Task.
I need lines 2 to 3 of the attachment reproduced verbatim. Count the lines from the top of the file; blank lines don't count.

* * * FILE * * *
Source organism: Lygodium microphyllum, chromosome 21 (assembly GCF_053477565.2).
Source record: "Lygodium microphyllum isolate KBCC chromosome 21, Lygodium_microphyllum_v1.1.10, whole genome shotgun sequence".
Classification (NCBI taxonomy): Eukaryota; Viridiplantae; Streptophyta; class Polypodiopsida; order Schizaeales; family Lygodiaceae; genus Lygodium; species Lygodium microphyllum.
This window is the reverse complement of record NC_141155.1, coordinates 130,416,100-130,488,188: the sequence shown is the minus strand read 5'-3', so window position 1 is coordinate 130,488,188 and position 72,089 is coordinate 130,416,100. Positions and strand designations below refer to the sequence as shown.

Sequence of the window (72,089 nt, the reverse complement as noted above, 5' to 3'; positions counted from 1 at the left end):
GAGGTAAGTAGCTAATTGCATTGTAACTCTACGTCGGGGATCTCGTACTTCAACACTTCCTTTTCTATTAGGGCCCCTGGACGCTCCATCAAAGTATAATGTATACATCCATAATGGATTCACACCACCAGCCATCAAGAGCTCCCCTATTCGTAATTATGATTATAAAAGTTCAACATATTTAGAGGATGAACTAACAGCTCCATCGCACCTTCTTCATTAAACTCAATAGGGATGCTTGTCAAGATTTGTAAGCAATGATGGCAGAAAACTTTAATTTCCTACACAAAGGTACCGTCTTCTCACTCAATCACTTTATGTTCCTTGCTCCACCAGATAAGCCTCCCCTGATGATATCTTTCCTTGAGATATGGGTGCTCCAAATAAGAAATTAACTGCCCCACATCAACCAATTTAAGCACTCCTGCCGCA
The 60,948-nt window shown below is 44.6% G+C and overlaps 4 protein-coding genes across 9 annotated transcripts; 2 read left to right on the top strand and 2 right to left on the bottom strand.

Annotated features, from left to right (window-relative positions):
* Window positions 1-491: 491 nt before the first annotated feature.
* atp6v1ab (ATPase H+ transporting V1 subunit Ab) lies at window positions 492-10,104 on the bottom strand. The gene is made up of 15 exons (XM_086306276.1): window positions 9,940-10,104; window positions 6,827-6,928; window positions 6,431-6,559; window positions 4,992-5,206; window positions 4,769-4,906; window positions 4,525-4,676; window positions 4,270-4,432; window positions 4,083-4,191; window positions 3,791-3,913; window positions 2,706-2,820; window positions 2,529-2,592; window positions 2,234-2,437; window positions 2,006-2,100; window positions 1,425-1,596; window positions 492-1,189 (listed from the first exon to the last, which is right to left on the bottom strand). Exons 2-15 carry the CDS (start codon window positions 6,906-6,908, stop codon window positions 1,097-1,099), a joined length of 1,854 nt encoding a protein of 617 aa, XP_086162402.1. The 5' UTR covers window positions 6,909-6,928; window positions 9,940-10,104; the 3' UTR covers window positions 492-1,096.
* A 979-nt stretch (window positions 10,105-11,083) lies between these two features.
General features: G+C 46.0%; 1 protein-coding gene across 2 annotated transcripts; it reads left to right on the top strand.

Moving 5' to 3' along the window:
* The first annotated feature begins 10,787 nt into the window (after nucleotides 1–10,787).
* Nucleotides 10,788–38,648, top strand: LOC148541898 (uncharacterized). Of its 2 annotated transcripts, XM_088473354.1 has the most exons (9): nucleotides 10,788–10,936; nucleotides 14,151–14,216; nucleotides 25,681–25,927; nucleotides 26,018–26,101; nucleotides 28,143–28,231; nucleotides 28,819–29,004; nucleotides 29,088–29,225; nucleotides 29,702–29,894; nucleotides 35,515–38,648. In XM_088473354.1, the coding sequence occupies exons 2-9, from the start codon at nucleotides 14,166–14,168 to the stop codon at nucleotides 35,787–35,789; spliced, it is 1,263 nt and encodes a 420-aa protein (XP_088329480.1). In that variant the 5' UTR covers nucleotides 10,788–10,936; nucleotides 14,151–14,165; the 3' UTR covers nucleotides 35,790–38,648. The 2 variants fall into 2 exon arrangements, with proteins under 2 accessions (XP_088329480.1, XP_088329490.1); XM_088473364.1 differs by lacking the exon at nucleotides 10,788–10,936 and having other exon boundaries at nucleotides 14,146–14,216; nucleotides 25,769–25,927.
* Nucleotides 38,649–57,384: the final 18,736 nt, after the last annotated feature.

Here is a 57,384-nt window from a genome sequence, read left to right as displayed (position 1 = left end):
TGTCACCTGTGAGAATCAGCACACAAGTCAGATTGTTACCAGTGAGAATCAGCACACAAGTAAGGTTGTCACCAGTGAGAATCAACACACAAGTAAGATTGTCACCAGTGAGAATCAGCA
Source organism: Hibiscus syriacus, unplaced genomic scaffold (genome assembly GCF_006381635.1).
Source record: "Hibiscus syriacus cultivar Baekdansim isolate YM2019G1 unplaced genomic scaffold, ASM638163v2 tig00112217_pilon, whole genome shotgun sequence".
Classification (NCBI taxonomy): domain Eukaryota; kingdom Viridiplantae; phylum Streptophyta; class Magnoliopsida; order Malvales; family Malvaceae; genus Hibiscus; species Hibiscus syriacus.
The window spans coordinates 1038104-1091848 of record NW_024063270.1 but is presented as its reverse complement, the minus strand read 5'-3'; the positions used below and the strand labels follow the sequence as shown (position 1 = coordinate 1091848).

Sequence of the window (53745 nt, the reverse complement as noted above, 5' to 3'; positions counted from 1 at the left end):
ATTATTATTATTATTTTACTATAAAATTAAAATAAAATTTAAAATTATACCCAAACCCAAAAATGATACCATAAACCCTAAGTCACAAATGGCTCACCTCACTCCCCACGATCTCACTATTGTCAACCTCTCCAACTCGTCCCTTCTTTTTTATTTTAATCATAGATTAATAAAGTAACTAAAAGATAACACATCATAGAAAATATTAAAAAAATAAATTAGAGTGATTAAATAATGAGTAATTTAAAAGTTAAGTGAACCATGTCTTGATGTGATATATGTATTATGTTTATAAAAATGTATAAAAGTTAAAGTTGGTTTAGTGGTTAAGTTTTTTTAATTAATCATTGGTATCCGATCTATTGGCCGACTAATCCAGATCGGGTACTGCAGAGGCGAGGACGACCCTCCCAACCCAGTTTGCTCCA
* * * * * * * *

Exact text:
Source record: "Lygodium microphyllum isolate KBCC chromosome 21, Lygodium_microphyllum_v1.1.10, whole genome shotgun sequence".
Classification (NCBI taxonomy): Eukaryota; Viridiplantae; Streptophyta; class Polypodiopsida; order Schizaeales; family Lygodiaceae; genus Lygodium; species Lygodium microphyllum.